Cancer vaccines are designed to teach the immune system to attack and destroy cancer cells. Normally, when foreign cells enter the body (for example, when an infection occurs), the immune system responds to the invasion and clears the body of the foreign cells. Unlike infectious cells, cancer cells are not recognized as foreign by the body. Instead, the immune system thinks the cancer cells are part of the normal body and do not mount an immune response against the cancer. Cancer vaccines allow the immune system to recognize cancer cells as foreign and, therefore, get the immune system to attack the cancer cells.
Most commonly, vaccines are used to prevent infections. By introducing inactivated or killed forms of a virus or bacteria to the immune system before an infection actually occurs, the immune system is "primed" to recognize potential infections. Antibodies that are specific for the vaccine are increased in the body and allow for a very rapid response to potential infections by the viruses or bacteria associated with that vaccine. In this way, actual infections can be quickly recognized by the immune system and eliminated before a significant infection can take hold.
Therapeutic cancer vaccines are not designed to prevent cancer. Instead, they are designed to spur the immune system into recognizing tumor cells as foreign invaders so that they may be destroyed by the host immune system. Tumor cells often express distinct antigens known as tumor-associated antigens (TAAs). One of the greatest problems with developing cancer vaccines has been that most TAAs are also present in normal cells. Because the immune system sees these antigens as self-antigens, no immune response is mounted. If the immune system can be taught to recognize the TAAs as foreign, an immune response can be mounted against the tumor. Several TAAs have been identified that are found in specific types of cancers, but not in normal cells. By targeting these TAAs with cancer vaccines, cancer vaccines can induce the immune system to attack cancer cells while leaving normal, healthy cells largely intact. Currently, cancer vaccines targeting cancers of the breast, prostate, liver, kidney, pancreas, and lung, as well as melanoma and certain types of leukemias and lymphomas are in clinical trials.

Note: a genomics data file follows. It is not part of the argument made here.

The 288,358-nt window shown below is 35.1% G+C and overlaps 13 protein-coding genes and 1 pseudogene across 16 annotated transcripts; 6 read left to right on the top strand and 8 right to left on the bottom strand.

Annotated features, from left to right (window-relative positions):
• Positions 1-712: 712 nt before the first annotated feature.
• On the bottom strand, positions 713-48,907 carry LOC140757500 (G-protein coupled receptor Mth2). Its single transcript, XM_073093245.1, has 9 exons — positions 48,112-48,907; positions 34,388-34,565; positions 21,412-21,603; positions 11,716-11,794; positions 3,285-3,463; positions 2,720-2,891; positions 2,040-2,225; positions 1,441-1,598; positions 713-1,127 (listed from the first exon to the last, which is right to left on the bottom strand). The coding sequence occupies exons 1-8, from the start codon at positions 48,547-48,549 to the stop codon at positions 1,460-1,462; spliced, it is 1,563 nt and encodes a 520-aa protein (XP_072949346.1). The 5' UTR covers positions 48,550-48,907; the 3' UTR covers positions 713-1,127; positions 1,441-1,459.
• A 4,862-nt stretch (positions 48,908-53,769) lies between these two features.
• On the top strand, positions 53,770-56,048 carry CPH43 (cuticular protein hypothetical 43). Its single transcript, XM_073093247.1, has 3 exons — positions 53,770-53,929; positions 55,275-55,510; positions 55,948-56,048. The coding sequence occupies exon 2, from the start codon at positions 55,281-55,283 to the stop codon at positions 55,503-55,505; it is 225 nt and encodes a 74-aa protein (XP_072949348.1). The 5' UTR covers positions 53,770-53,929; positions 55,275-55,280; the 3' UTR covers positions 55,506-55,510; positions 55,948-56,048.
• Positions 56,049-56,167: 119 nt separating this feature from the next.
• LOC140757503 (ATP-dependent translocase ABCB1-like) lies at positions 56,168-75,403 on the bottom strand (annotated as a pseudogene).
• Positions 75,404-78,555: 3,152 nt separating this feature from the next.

Some cancers are known to be associated with viral infections. Infection with human papilloma virus has been shown to be a cause of cervical cancer. Hepatitis B and C viruses are known to cause a certain type of liver cancer. Vaccines that prevent infection from these viruses would help to prevent their associated cancers. 1 While these vaccines may ultimately prevent cancer, these are not cancer vaccines. These vaccines are actually vaccines against viruses, rather than cancer itself. Prevention of cancer is merely a consequence of the prevention of the viral infection.